We need to develop a sense of extended community that allows people and businesses to identify partners and opportunities outside their geographic area. This is important because economic benefit occurs is where problem knowledge, technology application and business insight intersect. At one time it could have been argued that this was the domain of cities – because of the density of interactions – however the emergence of community around blogs/forums/video has shown that technology can serve as an intermediary for connection instead of geography. At the same time the scale of competition has increased dramatically. Countries like China and India have massive population advantages that statistically increase the probability that it will be them, not us, who discover and exploit new opportunities. A single city is no longer big enough to form a global competitive advantage.

As I see it we these trends will guide many new business models.

– cheap and rich communication
– the adoption of networked business models  (outsourcing being but one example)
– a decrease of vertically integrated companies
– more innovation occurring at the intersection of fields of knowledge
– globalization (competition for customers & innovation) reaching into smaller and smaller market niche
– rising energy and carbon offset fees increasing the costs for physical travel and shipping  

They also provide a framework for regional economic development that can rival the world’s mega cities in terms of the diversity and connection – while being economically efficient, providing program excellence and diversity, and serving every company type – even if the threshold in a local are doesn’t warrant local provision of that service.

Of course the devils’ in the details, but the place to start is to explore how pervasive broadcast of local events through the broader region builds community and connections that wouldn’t occur otherwise.

Success Disaster – shaping the next Internet

I’m not a network person in fact I can hardly get two devices to share files – yet I found this 18 month old talk by Van Jacobson incredibly compelling and though provoking.

What Mr. Jacobson does is make an arcane subject – Network Typology both easily understood and relevant.

What becomes clear is that network architecture is shaped by initial business or conceptual issues and then shapes the business opportunities that are built upon it.

From the circuit switched phone network – with an initial problem of how to describe a wiring path between two devices we get a network that is concerned with mapping paths without concern for the conversation (data), and a fetish for reliability of every component in the circuit (because any failure could break the connection) at the expense of call set-up time. 

The IP network takes an entirely different approach. It breaks up information into small packets and lets intelligent points decide each step to the destination. The result is a network that gains its reliability through system growth not device reliability. Embedded in that protocol are a series of choices however that are contributing to many of the problems we face today – from limitations for pervasive connection, net neutrality and authentication and spam.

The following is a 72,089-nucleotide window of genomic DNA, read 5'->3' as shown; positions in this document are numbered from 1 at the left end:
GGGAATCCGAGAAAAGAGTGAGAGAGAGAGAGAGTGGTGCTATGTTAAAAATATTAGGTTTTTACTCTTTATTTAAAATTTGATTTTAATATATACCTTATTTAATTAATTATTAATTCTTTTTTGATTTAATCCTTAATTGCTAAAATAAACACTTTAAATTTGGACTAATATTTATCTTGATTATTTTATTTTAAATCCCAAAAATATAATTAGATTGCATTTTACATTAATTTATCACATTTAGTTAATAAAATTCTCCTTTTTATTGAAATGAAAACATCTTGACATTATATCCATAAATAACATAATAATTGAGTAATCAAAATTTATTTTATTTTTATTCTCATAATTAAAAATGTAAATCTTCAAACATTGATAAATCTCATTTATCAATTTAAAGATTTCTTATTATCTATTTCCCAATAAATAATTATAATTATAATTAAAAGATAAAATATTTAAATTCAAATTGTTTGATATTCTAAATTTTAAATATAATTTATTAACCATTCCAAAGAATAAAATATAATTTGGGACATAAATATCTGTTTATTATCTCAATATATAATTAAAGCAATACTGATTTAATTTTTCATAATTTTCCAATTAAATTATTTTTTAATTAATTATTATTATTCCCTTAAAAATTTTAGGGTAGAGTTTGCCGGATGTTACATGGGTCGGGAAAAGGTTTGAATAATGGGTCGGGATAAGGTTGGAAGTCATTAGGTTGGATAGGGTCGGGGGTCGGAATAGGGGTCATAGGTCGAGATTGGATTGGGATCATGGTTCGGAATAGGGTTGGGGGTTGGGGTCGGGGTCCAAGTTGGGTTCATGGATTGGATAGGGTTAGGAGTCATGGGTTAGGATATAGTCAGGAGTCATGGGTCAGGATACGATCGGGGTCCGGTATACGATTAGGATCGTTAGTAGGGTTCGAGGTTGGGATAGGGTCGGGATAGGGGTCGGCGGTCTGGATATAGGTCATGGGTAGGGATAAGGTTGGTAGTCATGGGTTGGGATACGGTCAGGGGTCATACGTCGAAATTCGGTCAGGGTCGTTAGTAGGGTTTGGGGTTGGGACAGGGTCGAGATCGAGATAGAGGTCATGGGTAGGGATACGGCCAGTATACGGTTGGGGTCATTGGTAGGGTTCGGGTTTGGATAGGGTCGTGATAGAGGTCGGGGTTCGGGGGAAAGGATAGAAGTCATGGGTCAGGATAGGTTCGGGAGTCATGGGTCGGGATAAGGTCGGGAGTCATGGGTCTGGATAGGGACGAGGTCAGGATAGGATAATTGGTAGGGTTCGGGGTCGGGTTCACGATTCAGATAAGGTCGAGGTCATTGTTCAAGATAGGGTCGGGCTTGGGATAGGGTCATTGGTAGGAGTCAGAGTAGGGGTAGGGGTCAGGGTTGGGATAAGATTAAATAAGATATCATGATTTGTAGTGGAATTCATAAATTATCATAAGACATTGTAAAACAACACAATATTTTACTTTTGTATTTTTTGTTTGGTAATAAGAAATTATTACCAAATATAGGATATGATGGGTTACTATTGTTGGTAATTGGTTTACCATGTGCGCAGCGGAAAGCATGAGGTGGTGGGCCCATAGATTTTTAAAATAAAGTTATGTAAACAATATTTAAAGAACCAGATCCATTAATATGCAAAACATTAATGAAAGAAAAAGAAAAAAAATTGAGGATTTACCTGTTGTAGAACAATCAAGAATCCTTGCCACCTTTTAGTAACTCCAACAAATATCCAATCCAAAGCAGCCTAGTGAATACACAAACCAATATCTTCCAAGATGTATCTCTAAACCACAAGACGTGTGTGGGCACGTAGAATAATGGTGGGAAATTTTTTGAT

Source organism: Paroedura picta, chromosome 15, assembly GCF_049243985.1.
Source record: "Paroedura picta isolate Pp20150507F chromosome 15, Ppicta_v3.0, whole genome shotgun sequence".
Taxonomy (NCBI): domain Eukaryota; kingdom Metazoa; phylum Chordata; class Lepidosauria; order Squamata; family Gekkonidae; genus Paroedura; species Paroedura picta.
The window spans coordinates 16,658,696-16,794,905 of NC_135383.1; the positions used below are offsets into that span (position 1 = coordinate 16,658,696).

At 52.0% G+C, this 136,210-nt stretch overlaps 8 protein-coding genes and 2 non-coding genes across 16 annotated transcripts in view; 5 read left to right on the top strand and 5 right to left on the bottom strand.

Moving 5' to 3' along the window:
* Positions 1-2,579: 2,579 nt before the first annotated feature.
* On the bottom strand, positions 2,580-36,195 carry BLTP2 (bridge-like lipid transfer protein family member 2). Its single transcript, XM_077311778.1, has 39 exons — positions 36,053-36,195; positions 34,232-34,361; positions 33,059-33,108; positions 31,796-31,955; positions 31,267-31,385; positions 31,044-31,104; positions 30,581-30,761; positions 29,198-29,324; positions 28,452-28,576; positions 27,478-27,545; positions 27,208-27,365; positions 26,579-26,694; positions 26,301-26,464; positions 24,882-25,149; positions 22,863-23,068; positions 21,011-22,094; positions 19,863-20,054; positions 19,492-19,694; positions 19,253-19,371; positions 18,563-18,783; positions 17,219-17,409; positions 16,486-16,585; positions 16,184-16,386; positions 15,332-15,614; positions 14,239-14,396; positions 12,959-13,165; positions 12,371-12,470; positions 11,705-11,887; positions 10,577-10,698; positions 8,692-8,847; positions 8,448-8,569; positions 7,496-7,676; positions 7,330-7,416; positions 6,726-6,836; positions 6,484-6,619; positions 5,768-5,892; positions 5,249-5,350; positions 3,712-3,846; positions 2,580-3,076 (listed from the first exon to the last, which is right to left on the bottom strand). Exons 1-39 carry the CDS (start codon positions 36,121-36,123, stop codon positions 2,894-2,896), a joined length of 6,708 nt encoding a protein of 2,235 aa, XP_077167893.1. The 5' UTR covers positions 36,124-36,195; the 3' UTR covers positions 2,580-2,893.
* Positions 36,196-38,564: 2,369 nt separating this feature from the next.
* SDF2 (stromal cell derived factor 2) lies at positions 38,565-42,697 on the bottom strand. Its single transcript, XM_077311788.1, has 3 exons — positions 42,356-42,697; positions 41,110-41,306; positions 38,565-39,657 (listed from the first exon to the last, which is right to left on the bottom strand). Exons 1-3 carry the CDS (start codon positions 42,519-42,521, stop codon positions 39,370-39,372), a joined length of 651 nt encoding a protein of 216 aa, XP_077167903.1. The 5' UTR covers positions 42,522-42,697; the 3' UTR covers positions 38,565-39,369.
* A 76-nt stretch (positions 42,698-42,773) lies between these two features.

The solutions to these problems have implications for everything from IP to social media and broadcast industries.  As network engineers start to tackle the cracks that are showing in the IP network they will make decisions that will impact business models far removed from the networks core.

This talk gives some interesting and easy to understand insights as to the problems and solutions that network designers face and for that it’s worth the hour and half. You may, like me, come away with the conclusion that these are more that technical issues – they will shape how the Internet changes as it moves into every corner of the earth and our lives.

Innovative Business Cultures

Bob Lefsetz points to a great quote from Universal Music CEO Doug Morris on why the music industry couldn’t develop a new business model as technology started to shift to digital delivery:

There’s no one in the record industry that’s a technologist,” Morris explains. “[It’s] a misconception … that the record industry missed this. They didn’t. They just didn’t know what to do. …

… “We didn’t know who to hire,” … anyone with a good bullshit story would have gotten past me.”

Sure it’s easy to say that we’d do better but the sad truth is that lots of companies and industries struggle when presented with business models or technologies they don’t understand.

The problem you need a frame of reference to evaluate options and many companies don’t have a broad enough one because they haven’t built the connections outside their immediate company and industry as a hedge to track and understand real or potential scenarios. That’s compounded by the fact that most companies have cultures that arbores failure so if problems emerge it’s more sensible (on an individual level) to do nothing than to do something wrong.